New potential for smart head-mounted displays
Head-mounted displays (“smart glasses”) are no longer headline news. In spring, however, Microsoft launched the second generation of its HoloLens and evoked strong praise in professional circles. Microsoft focuses on industrial applications and is exploring new fields of application.5 Feb 2020
In recent years the acceptance of augmented reality (AR) glasses in production and maintenance applications has been limited. Users complained that the headsets were too bulky, emitted too much heat and had a restricted field of view. In addition, the high development costs were a disincentive for small and medium-sized enterprises. In the meantime Microsoft has made numerous improvements. The HoloLens 2 has been available since the autumn. Research now centres on platforms, predictive systems and applications in forklift systems.
The HoloLens 2 deploys a new time-of-flight depth sensor, combined with integrated AI and semantic understanding. It facilitates the direct manipulation of holograms with the same instinctive interaction that users experience with physical objects in the real world. This feature has been praised by testers. Gripping experiments function without any problems. In addition to the improvements in the display and the direct manipulation of holograms, the HoloLens 2 boasts two eye-tracking sensors which are intended to make interaction with holograms even more natural.
The research community has embarked on a new approach to smart glasses. Working together with three major forklift truck manufacturers and other industrial companies, scientists from the Institute for Integrated Production Hannover (IPH) and the Institute for Transport and Automation Technology (ITA) at Hannover University aim to integrate AR into everyday forklift operations. In future the truck drivers will wear AR glasses that enable them to see through obstacles. In addition, important information and warnings can be displayed in the field of view. The camera image is superimposed on the driver's real field of vision. If, for example, he looks directly ahead, he sees the lift mast and the load as well as the image from the front camera. When the driver engages reverse gear and looks over his shoulder, he sees the image from the rear-view camera and at the same time his actual field of vision. No matter in which direction he looks, it is as if he can see through obstacles.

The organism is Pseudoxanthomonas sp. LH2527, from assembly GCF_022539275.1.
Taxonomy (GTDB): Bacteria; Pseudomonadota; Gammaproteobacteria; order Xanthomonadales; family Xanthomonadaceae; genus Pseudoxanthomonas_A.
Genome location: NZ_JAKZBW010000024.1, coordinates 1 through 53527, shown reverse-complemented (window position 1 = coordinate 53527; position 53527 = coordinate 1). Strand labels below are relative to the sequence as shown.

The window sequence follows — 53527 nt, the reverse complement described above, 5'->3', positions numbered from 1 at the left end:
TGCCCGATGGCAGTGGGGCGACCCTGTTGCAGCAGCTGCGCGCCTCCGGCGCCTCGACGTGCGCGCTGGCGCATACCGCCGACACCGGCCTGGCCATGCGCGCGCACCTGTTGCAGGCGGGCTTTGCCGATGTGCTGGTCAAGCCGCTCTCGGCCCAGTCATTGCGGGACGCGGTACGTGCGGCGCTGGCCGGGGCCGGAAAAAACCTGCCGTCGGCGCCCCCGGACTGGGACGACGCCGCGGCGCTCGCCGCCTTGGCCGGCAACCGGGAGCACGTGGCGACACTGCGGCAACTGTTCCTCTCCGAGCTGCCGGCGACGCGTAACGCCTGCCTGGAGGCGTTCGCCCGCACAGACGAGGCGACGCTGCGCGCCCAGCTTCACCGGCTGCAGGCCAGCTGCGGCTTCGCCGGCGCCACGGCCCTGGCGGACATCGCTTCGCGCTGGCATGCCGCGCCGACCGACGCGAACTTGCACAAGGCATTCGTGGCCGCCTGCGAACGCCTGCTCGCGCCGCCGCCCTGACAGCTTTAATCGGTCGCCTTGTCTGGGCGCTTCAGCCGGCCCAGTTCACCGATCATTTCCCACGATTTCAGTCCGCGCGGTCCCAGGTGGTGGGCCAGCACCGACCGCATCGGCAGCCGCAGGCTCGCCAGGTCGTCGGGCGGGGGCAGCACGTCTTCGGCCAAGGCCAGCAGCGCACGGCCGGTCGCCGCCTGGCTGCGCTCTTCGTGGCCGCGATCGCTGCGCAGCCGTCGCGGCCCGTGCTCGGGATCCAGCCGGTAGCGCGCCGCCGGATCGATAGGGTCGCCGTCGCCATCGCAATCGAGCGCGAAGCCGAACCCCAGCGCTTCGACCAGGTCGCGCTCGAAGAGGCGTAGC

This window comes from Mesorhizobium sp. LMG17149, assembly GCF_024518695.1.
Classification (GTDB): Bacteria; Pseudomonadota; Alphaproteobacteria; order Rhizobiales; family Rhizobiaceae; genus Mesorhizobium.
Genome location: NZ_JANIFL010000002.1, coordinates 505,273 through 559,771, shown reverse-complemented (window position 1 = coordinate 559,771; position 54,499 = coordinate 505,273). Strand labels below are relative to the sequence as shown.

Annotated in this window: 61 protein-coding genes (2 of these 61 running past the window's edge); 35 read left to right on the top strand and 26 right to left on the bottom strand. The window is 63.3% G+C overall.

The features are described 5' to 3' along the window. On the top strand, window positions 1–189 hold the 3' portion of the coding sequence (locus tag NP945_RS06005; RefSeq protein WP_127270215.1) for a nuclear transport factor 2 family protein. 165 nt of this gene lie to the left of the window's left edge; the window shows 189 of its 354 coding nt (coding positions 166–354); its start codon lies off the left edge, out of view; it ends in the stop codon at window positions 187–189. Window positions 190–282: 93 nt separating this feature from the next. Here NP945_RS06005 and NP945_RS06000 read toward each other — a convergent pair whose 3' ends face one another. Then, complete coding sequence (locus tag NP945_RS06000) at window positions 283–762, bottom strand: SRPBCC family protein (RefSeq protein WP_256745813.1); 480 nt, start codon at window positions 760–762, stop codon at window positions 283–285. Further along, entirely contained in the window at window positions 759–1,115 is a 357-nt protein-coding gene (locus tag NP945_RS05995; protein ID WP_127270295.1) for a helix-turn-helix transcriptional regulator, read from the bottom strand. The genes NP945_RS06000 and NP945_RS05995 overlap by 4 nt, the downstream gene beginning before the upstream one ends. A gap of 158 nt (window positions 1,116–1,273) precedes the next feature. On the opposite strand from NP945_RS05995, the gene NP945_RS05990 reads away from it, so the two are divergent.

Over the next two years the research partners will have to overcome a number of challenges. Firstly, they will have to find suitable locations for cameras on forklift trucks so as to create a virtual panoramic view. This is the main responsibility of the scientists at the ITA. They are also responsible for the algorithm of image superimposition: all obstacles that restrict visibility will be overlaid by camera images. The scientists at the IPH are working on a so-called ‘context-based information display‘. The question is: What additional information does the forklift driver need at what time, and how can this be displayed in his field of vision? For example, it would be possible to display order data so that the driver can dispense with printed lists. Warnings could also be displayed, such as a low battery charge or a blocked path. To avoid overtaxing the driver and possibly endangering road safety, scientists at IPH are investigating which information is really needed in which scenario. They are also developing gesture control so that the driver can interact intuitively with the AR glasses. With simple hand movements the driver will be able to cancel screen messages ‒ for example, if he has taken note of a warning ‒ or display additional information such as order data.